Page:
National Society United States Daughters of 1812

Liberty, Fraternity, and Unity Since 1892

Notable Members

Mrs. Flora Adams Darling

Mrs. Flora Adams Darling

1840-1910

Founder and 1st President

National Society

 United States Daughters of 1812


Memorial to Flora Adams Darling

  Memorial plaque placed by the Society in honor of their Founder.  Click on image for larger view.


Memorial Bench for Flora Adams Darling

Memorial bench placed, in 2009, by the Association of State Presidents Past and Present, N.S.U.S.D. of 1812.  Click on image for larger view.

Flora Adams Darling

(July 25, 1840 – January 6, 1910) was an American author born Sophronia A. Adams in Lancaster, New Hampshire, the fifth of eleven children of Harvey Adams, a member of the Adams political family, and his second wife Nancy Dustin Adams, née Rowell.  She is still listed as "Fronia Adams" on the 1860 census, and is living in Lancaster with her family at age nineteen. At some point after this, she changed her name to Flora.  (She was an descendant of Henry Adams, of Braintree, MA (1636), and thus, remotely related to the second and sixth U.S. Presidents, John Adams and John Quincy Adams.  Her brother also was named John Quincy Adams and was father to Capt. Francis Adams.)


Flora was educated at Lancaster and Sanbornton academies.  In later life, she married Edward Irving Darling on March 12, 1860, in New York City, a man 22 years her senior and only son of G. Irving and Marie Dumas La Fitte Darling, of Louisiana.  They had an only son, Edward Irving Darling, Jr., born October 9, 1862.  


The couple removed to Louisiana where her husband joined the Confederate Army, and is said to have attained the rank of brigadier-general, and died on December 2, 1863, from wounds received on November 29 at the Battle of Franklin, Williamson County, Tennessee.  (Note: although these claims have been written in some early publications, historians have not been able to obtain documentation  to substantiate these claims.) Shortly after, Mrs. Darling, on board a vessel bearing a flag or truce, attempted to reach her New England home, parents and infant son, but was captured as a prisoner of war and for a time, held as such.  Released several days later, she found that her trunk had been robbed of cash, jewels, and Confederate bonds.  After her return north, she started the "celebrated case" known as the Darling Claim and called on President Lincoln.  President Lincoln had placed the stamp of his approval upon her claim, assuring her that her wrongs would ultimately be righted.  (~Granite Monthly:  A New Hampshire Magazine, Volumes 41-42.)  Litigation was prevented due to the untimely death of the President, in 1865, and for the next thirty years she sought compensation from Congress for her loss, an effort which, despite approval by the Court of Claims in 1887, was not successful until 1903, when she was awarded $5,683.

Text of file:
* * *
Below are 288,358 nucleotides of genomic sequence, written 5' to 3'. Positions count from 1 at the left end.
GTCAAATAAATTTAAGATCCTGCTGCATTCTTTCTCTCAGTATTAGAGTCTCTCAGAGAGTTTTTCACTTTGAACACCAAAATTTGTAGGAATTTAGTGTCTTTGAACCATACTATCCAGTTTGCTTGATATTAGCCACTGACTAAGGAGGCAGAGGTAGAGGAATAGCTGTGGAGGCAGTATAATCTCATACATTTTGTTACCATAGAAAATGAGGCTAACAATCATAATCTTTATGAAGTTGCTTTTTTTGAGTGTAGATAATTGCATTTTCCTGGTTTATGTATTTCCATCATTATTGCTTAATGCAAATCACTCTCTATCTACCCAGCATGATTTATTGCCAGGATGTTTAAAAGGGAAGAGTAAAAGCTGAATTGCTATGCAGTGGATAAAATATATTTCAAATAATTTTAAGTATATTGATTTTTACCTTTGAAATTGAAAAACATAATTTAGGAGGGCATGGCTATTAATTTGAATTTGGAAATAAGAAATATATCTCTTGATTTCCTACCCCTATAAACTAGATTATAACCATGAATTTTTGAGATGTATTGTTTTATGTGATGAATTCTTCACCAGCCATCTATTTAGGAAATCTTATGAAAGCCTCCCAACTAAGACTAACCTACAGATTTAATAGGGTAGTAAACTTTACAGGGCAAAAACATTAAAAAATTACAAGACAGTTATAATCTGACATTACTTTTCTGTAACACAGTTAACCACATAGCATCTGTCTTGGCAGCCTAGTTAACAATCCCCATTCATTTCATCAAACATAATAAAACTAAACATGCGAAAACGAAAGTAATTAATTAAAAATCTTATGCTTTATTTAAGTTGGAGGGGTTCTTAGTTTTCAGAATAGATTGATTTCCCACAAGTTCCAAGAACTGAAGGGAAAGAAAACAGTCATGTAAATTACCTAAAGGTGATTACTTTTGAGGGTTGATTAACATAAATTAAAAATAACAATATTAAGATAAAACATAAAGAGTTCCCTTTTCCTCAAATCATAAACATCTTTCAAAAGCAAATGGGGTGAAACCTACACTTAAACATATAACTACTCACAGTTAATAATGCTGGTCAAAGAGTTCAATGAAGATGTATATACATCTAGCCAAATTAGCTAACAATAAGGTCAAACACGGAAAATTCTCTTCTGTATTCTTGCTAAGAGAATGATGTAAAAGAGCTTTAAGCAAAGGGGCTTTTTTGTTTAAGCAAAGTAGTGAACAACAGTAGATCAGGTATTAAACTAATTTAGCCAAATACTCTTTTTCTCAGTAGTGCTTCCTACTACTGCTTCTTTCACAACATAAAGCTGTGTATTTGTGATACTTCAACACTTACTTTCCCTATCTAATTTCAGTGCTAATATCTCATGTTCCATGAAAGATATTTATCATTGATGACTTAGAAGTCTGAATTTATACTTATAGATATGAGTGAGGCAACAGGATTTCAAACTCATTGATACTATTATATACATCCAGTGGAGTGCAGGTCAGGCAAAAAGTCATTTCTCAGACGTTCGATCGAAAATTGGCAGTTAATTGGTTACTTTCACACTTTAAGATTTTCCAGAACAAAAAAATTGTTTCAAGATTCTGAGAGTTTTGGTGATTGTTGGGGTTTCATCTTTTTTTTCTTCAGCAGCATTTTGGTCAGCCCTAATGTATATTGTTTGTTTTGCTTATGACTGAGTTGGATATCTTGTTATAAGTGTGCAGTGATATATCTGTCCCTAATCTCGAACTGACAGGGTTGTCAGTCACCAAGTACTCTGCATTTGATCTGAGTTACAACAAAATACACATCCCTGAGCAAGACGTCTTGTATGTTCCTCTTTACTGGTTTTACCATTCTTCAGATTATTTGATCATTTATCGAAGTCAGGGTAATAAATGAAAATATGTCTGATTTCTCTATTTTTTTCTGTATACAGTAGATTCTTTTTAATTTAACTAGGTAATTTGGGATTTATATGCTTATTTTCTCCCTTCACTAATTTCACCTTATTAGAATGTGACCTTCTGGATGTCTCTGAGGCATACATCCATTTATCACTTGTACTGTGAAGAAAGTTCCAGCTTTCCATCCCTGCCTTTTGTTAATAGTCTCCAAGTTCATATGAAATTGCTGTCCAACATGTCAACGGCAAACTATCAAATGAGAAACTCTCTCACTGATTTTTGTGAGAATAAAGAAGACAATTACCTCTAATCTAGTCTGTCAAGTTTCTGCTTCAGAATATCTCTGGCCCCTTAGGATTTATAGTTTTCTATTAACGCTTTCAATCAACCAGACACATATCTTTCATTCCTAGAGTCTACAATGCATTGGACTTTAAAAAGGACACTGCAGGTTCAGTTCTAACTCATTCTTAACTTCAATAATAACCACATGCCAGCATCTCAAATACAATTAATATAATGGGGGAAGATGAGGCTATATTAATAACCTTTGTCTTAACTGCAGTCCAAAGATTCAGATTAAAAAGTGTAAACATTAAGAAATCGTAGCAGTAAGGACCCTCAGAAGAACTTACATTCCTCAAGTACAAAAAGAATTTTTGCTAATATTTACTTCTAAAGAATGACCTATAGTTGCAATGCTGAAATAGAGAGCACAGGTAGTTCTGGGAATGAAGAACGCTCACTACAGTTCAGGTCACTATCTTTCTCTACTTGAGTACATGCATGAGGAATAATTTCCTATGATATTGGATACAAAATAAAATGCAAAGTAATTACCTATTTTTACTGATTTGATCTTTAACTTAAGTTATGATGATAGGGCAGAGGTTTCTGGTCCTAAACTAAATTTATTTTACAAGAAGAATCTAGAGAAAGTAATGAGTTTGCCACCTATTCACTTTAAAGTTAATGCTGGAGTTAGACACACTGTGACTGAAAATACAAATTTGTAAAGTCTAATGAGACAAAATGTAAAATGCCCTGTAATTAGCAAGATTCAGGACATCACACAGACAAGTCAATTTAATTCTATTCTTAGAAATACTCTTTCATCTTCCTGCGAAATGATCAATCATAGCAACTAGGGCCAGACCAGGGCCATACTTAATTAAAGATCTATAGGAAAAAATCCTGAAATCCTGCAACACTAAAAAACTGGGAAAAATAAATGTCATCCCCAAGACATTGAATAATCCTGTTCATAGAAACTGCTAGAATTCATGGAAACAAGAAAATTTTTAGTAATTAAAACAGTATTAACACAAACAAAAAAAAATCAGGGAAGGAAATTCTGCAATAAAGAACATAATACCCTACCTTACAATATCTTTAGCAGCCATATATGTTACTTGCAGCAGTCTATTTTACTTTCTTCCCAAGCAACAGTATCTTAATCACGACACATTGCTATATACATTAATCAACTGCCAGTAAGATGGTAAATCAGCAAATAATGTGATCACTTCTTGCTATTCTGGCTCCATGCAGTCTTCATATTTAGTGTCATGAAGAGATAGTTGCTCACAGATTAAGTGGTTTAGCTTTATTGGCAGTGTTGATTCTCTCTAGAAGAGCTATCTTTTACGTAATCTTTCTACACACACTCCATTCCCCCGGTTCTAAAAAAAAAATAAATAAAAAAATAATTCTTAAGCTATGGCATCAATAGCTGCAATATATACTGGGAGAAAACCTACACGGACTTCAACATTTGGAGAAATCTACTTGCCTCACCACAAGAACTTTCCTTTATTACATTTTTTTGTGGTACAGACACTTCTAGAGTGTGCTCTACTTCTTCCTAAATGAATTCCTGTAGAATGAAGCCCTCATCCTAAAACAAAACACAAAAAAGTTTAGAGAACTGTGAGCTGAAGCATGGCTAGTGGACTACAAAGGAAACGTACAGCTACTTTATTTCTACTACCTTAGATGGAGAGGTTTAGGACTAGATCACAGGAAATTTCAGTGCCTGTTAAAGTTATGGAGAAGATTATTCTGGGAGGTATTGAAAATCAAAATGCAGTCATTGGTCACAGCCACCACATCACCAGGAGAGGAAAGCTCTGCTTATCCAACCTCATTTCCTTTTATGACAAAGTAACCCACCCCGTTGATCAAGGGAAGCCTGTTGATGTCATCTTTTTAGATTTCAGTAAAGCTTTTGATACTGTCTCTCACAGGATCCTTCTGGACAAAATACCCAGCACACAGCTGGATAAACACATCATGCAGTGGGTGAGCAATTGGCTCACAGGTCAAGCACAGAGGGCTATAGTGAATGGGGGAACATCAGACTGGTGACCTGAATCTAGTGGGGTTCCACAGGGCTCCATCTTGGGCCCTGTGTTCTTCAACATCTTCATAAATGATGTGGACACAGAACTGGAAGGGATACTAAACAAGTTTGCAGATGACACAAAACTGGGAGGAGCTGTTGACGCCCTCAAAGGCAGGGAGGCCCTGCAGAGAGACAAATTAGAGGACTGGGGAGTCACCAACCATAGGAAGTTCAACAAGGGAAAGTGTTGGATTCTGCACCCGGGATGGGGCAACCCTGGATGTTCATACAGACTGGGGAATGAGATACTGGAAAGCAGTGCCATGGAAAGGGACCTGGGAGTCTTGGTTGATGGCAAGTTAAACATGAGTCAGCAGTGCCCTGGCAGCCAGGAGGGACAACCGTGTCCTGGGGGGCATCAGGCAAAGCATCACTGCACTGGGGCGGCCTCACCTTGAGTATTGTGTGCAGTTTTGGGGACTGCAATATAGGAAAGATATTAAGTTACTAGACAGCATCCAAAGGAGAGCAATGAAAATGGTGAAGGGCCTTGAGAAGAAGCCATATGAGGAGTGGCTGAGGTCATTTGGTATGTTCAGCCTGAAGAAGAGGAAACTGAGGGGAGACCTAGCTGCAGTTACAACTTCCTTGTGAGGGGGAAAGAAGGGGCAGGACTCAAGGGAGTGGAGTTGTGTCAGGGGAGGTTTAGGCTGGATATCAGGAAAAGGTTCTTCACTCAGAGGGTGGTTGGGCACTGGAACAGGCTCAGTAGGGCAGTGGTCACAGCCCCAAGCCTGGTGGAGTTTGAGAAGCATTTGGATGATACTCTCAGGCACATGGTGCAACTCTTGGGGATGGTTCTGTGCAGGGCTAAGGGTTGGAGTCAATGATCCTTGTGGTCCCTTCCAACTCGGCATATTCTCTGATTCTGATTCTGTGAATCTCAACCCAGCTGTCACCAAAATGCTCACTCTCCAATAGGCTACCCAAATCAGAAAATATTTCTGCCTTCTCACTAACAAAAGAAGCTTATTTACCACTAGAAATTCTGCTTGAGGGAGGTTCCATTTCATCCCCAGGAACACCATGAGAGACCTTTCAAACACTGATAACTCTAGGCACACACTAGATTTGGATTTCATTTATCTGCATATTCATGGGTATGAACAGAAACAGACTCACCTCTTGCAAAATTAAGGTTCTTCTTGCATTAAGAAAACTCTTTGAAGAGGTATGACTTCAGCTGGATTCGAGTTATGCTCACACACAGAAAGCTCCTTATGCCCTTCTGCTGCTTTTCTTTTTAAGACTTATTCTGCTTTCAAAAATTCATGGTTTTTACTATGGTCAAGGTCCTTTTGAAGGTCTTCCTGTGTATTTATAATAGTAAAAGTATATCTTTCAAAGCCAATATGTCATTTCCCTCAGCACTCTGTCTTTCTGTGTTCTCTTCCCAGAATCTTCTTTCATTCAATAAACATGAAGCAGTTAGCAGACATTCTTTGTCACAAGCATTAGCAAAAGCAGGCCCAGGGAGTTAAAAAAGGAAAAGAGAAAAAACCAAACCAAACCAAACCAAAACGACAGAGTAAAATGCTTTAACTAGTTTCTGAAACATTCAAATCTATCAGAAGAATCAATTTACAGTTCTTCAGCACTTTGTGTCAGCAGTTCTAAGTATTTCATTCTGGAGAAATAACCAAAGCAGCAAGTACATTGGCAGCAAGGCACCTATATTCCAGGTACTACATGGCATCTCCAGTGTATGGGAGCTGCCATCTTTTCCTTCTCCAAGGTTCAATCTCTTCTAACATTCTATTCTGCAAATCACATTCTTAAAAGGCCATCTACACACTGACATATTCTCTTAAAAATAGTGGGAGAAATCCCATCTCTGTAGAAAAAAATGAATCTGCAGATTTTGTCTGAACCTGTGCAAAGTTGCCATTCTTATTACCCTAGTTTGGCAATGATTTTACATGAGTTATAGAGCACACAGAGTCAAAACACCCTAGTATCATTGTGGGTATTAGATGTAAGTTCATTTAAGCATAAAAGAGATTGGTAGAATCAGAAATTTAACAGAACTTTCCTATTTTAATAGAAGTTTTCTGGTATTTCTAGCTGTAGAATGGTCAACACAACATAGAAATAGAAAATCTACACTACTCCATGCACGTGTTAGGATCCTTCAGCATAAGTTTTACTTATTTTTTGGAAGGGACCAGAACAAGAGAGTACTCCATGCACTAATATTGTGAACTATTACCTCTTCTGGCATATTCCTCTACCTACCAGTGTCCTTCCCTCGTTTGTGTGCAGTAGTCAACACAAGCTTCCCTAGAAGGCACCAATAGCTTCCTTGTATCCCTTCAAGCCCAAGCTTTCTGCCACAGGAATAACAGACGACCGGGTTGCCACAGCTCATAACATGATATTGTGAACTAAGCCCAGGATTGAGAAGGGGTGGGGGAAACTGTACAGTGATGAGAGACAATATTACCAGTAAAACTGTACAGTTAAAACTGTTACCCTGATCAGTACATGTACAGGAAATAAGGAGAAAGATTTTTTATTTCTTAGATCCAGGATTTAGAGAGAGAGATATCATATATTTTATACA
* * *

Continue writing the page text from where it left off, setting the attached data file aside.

Despite growing increasingly deaf following the war, Flora became a prolific writer who was published in magazines and journals, and wrote a number of novels and short stories including Mrs. Darling's Letters, or  Memories of the Civil War (1883), A Social Diplomat and A Winning, Wayward Woman: Chapters in the Heart-History of Amellie Warden (both in 1889), The Senator's Daughter (1907) and 1607-1907- Memories of Virginia:  A Souvenir of Founding Days (1923).  Many of her short stories appeared in magazines in the late 1880's and early 1890's, all strongly autobiographical in content, sensational in plot, and romantic in tone.  In 1886, based on the merits of her writing, she was granted an honorary A.M. from Western Maryland College.  She was also awarded an honorary degree from the Kentucky Military Institute.  


Flora lived in Washington, D.C. for forty years, where she was socially active and developed an interest in founding patriotic societies.  On January 8, 1892, Flora founded the National Society, United States Daughters of 1812.  


On January 6, 1910, while on a visit to her brother in New York City, and just as she was about to return to her home, in Washington, D.C., Mrs. Darling suddenly passed away.  Cause of death was apoplexy,  a term formerly used to refer to what is known today, as a stroke.  In the Nation's capital, Mrs. Darling was one of its most distinguished women, well known and beloved for her singularly refined virtues and her inspiring work in many fields of charitable and patriotic endeavors.  Flora Adams Darling, is buried at Congressional Cemetery, in Washington, D.C.


Tribute was paid to Mrs. Flora Adams Darling by the Society's Association of State Presidents and Charter Members, on April 22, 1934:


"On behalf of the Association of State Presidents and Charter Members of the National Society 

of the United States Daughters of 1812, I have the honor to present this Memorial, consecrated 

and dedicated to the service of God and to the Memory of the Founder and first President National 

of the United States Daughters of 1812, Mrs. Flora Adams Darling." 

~Mrs. Frank D. Callan, Pres.

State Presidents' Association and Charter Members, N.S.U.S.D. of 1812

April 22, 1934.


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